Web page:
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December 11, 2015

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Lawyers surveyed: FFI and Sentencing guidelines

It has been three years since HSE implemented its Fee for Intervention (FFI) cost recovery scheme, but there has been a number of concerns over a lack of clarity, transparency and confidence in the guidelines plaguing HSE every step of the way. By Steffan Groch, partner and head of regulatory at DWF

The Health and Safety Lawyers Association recently conducted a survey of its members to gauge if and how their opinions have changed, and what the expectations are for the future. The results are clear – far from being in a position to advise businesses, more than ever HSE is simply discouraging those organisations from seeking regulatory advice for fear of being penalised.

Negative perceptions

HSE has, for a number of years now, been trying to transform its reputation, but it’s clear there’s a long road ahead. Given that HSE is frequently intended to act in an advisory capacity, there should be an expectation that the FFI scheme will make businesses more collaborative – and more likely to seek advice.

HSE itself even says that law-abiding businesses have no reason to fear – so why then do only 2 per cent of respondents say that interactions with HSE inspectors are more collaborative since the implementation of FFI? Undoubtedly, the unrestrained impartiality of the inspections is playing a part. Similarly, 50 per cent of respondents say their clients are less likely to ask for advice and, when asked whether FFI is likely to make businesses more compliant with health and safety law, 45 per cent of respondents said no. So what then, is the FFI scheme achieving? Is it a means of generating revenue for the HSE? At least 80 per cent of respondents think so.

Do businesses have faith in HSE’s queries and disputes process? Predictably, the answer is no. Only two thirds of respondents were confident in the independence and robustness of the process. Confidence, however, is predicated on knowledge – and 50 per cent of respondents think that duty holders are unclear on what constitutes a material breach.

What else did the survey reveal?

  • Around 40 per cent of respondents advise clients to query 50-100 per cent of FFI invoices.
  • Only 5 per cent of those advised are satisfied with HSE’s response to queries –around 58 per cent are neither satisfied nor unsatisfied and 36 per cent are unsatisfied.
  • Just over 50 per cent of respondents indicated that following a response to a query up to half their clients go on to appeal.
  • Around 20 per cent of respondents had successful appeals against FFI invoices – 80 per cent had not.

Revised Sentencing guidelines

The feedback from respondents on the overall perceptions of the new guidelines indicates that there will be more defendants electing for trial or sentencing in the Crown Court, with more cases being sent to the Crown Court overall. With higher fines looming, three quarters of respondents think that organisations will be more likely to defend prosecutions, and an overwhelming 90 per cent of respondents think we’ll see more lengthy and complicated sentencing hearings overall, or an increase in Newton inquiries. This will directly lead to delays and greater litigation costs.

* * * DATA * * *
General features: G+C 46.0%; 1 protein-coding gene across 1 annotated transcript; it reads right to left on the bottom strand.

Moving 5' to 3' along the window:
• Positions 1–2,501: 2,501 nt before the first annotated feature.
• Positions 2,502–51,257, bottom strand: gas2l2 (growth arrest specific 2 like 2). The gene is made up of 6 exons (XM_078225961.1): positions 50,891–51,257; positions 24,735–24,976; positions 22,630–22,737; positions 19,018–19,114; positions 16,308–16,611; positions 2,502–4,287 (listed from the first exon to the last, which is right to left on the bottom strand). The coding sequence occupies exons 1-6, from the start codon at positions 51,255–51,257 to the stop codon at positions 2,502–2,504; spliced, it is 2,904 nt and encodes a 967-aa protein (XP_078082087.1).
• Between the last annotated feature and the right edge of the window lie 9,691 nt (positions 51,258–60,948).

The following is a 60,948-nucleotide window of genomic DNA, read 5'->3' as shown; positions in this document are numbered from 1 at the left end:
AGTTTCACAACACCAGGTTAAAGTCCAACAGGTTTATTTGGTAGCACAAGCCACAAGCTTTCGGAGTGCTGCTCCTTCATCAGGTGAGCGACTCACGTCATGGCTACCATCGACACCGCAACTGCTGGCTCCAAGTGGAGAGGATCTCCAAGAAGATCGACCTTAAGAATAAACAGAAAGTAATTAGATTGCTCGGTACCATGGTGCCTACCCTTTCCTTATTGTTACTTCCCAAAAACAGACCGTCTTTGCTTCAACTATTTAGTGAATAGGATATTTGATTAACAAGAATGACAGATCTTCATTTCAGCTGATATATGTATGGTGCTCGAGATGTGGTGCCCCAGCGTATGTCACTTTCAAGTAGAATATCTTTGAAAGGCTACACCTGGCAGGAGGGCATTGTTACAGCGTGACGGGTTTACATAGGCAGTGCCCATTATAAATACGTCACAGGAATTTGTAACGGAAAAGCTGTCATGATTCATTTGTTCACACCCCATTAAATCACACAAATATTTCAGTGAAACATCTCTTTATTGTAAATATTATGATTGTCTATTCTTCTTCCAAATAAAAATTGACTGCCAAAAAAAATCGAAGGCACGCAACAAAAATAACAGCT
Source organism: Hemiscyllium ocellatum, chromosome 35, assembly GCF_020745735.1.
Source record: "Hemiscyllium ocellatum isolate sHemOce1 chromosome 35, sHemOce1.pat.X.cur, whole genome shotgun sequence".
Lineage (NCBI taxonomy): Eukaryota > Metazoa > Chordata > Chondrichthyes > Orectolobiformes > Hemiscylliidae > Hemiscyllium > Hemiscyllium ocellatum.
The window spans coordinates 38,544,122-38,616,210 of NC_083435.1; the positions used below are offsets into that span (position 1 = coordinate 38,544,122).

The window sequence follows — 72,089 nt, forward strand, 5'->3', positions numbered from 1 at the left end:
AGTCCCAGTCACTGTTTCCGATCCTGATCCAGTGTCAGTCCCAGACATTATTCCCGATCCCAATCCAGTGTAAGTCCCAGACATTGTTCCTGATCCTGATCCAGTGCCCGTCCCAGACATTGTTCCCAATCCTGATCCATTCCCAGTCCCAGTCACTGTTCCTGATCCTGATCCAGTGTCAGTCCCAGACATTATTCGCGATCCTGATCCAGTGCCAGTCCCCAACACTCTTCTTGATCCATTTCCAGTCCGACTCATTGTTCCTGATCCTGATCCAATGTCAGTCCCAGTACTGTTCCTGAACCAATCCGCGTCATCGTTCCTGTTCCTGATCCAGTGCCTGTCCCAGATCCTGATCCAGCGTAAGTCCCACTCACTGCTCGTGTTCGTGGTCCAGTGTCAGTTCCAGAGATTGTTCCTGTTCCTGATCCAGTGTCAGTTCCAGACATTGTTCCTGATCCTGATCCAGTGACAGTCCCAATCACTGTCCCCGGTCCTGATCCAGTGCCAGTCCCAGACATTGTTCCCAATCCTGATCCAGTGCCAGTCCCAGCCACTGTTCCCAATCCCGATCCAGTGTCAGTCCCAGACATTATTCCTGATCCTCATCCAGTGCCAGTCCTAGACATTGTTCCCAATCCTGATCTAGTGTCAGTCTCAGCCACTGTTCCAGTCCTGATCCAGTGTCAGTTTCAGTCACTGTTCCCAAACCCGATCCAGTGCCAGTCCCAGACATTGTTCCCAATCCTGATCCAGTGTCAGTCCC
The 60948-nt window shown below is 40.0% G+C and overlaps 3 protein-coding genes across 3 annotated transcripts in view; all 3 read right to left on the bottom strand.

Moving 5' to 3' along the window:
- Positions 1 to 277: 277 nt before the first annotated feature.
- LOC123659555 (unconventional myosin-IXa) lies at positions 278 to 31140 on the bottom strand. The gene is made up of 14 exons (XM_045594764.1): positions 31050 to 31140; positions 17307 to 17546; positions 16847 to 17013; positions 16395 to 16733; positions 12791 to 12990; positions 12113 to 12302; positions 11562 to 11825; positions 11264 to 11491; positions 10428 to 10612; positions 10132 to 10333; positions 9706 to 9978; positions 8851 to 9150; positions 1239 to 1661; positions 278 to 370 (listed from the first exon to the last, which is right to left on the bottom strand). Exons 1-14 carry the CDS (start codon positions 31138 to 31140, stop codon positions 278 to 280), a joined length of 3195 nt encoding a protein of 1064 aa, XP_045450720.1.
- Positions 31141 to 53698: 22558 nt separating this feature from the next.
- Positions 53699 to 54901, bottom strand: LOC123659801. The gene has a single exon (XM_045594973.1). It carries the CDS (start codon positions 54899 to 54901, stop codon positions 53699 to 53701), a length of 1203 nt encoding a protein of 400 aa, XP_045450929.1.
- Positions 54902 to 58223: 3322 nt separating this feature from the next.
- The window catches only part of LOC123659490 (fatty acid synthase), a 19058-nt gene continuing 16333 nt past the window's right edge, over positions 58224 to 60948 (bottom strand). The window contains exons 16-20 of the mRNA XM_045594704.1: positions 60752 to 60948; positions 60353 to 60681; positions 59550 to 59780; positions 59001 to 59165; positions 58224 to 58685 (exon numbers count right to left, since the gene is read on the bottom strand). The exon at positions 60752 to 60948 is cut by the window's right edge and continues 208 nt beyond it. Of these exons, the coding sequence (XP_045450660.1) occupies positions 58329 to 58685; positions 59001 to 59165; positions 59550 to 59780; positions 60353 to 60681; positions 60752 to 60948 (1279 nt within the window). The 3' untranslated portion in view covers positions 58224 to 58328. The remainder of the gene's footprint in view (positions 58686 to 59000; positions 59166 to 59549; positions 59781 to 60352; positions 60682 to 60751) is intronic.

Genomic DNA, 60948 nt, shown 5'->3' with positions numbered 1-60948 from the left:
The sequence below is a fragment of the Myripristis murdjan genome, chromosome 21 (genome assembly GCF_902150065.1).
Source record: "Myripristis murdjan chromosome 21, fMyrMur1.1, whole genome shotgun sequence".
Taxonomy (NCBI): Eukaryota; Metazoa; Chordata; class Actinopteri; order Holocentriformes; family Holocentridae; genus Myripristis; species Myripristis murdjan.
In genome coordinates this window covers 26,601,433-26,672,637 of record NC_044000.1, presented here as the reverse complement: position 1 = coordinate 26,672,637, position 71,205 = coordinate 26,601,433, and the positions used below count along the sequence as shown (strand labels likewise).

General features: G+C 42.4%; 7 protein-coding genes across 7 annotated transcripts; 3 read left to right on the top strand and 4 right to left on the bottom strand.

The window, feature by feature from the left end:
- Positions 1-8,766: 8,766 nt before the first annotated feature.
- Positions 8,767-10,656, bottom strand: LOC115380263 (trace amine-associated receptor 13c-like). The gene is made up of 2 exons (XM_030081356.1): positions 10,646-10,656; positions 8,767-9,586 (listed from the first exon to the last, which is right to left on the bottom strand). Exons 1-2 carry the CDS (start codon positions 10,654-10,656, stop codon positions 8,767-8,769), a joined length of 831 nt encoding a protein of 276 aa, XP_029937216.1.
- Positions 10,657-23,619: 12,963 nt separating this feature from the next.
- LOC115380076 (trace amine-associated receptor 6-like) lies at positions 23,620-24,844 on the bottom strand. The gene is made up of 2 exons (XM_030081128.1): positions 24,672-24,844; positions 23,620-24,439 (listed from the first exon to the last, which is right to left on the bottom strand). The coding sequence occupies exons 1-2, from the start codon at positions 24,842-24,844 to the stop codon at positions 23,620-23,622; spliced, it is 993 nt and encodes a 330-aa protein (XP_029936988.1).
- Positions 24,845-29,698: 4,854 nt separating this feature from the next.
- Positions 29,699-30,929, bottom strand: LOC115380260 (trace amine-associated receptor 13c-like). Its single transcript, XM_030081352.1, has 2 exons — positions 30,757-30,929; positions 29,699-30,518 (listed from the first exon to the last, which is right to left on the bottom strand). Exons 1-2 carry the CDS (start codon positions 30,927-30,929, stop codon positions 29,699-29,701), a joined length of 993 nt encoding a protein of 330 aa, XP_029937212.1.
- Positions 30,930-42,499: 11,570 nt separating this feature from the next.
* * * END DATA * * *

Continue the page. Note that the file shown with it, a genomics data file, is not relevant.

Opinion was more divided on whether there is adequate guidance on the extent to which the corporate structures can be examined to determine the size of a fine. When it comes to advising organisations with a £10m-£50m turnover about fines, only about 30 per cent of respondents think that there is sufficient practical guidance, while about 40 per cent think not, and when sentencing organisations with a turnover in excess of  £50m, only 16 per cent of respondents think that there is sufficient practical guidance while about 60 per cent would disagree.

The future

At a time when the message from government is clear that growth needs to be fostered and red tape challenged, based upon the survey findings it is likely that the FFI system is not good for business, especially when member feedback has been that more often than not, employers are being found in material breach for risks they are trying hard to resolve.

If government is looking at ways to reduce red tape costs to business, it should probably take a look at FFI. The new sentencing guidelines may well have unintended consequences – more custodial sentences, more delays, more use of court time and higher litigation costs are obvious consequences when the stakes are raised.

 

Steffan Groch qualified as a solicitor in July 1995 and since that time, has advised companies, directors and managers in respect of a variety of health, safety and environment prosecutions brought by the Crown, Health and Safety Executive, Local Authorities and the Environment Agency. Steffan, in conjunction with his team, advises proactively on health and safety systems and procedures, with a particular emphasis on crisis management, corporate manslaughter and corporate governance.

 

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Hastam – Fees for Intervention: Part 2
6 years ago

[…] This is the second of several blogs on fees for intervention (FFI). A ‘material breach’ is the trigger for FFI cost recovery via a ‘Notification of Contravention’ (NoC). But what is a ‘material breach’? Where HSE issues an Improvement or Prohibition notice, a NoC is also issued for FFI purposes. But where HSE issue only a NoC (the majority of cases) I still don’t know. It’s almost impossible to tell with any confidence. HSE appears to be making it up as they go along. And does the concept and practice of FFI comply with HSE’s published enforcement practices? The… Read more »